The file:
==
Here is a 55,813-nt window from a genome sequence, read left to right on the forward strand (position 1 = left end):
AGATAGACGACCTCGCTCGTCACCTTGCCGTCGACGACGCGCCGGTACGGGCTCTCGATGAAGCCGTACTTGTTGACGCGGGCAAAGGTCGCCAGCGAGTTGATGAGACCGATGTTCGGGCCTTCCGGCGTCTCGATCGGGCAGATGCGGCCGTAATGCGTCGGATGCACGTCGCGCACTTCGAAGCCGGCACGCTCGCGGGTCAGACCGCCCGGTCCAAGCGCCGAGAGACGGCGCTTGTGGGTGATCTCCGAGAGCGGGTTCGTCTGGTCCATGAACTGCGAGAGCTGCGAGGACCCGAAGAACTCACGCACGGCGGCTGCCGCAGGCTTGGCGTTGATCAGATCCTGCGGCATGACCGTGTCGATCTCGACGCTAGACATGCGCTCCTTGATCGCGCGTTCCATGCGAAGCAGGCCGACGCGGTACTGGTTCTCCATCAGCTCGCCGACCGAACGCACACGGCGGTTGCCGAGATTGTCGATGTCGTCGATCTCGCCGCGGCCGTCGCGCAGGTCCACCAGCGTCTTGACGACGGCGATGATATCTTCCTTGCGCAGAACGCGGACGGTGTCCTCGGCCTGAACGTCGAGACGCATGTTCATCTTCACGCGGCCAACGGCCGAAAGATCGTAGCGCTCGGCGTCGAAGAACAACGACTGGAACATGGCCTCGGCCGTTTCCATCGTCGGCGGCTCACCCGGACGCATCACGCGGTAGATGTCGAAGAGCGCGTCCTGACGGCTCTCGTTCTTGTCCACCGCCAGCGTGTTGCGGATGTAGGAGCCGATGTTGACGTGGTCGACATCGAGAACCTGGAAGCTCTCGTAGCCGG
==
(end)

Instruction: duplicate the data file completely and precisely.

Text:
Here is a 55,813-nt window from a genome sequence, read left to right on the forward strand (position 1 = left end):
AGATAGACGACCTCGCTCGTCACCTTGCCGTCGACGACGCGCCGGTACGGGCTCTCGATGAAGCCGTACTTGTTGACGCGGGCAAAGGTCGCCAGCGAGTTGATGAGACCGATGTTCGGGCCTTCCGGCGTCTCGATCGGGCAGATGCGGCCGTAATGCGTCGGATGCACGTCGCGCACTTCGAAGCCGGCACGCTCGCGGGTCAGACCGCCCGGTCCAAGCGCCGAGAGACGGCGCTTGTGGGTGATCTCCGAGAGCGGGTTCGTCTGGTCCATGAACTGCGAGAGCTGCGAGGACCCGAAGAACTCACGCACGGCGGCTGCCGCAGGCTTGGCGTTGATCAGATCCTGCGGCATGACCGTGTCGATCTCGACGCTAGACATGCGCTCCTTGATCGCGCGTTCCATGCGAAGCAGGCCGACGCGGTACTGGTTCTCCATCAGCTCGCCGACCGAACGCACACGGCGGTTGCCGAGATTGTCGATGTCGTCGATCTCGCCGCGGCCGTCGCGCAGGTCCACCAGCGTCTTGACGACGGCGATGATATCTTCCTTGCGCAGAACGCGGACGGTGTCCTCGGCCTGAACGTCGAGACGCATGTTCATCTTCACGCGGCCAACGGCCGAAAGATCGTAGCGCTCGGCGTCGAAGAACAACGACTGGAACATGGCCTCGGCCGTTTCCATCGTCGGCGGCTCACCCGGACGCATCACGCGGTAGATGTCGAAGAGCGCGTCCTGACGGCTCTCGTTCTTGTCCACCGCCAGCGTGTTGCGGATGTAGGAGCCGATGTTGACGTGGTCGACATCGAGAACCTGGAAGCTCTCGTAGCCGG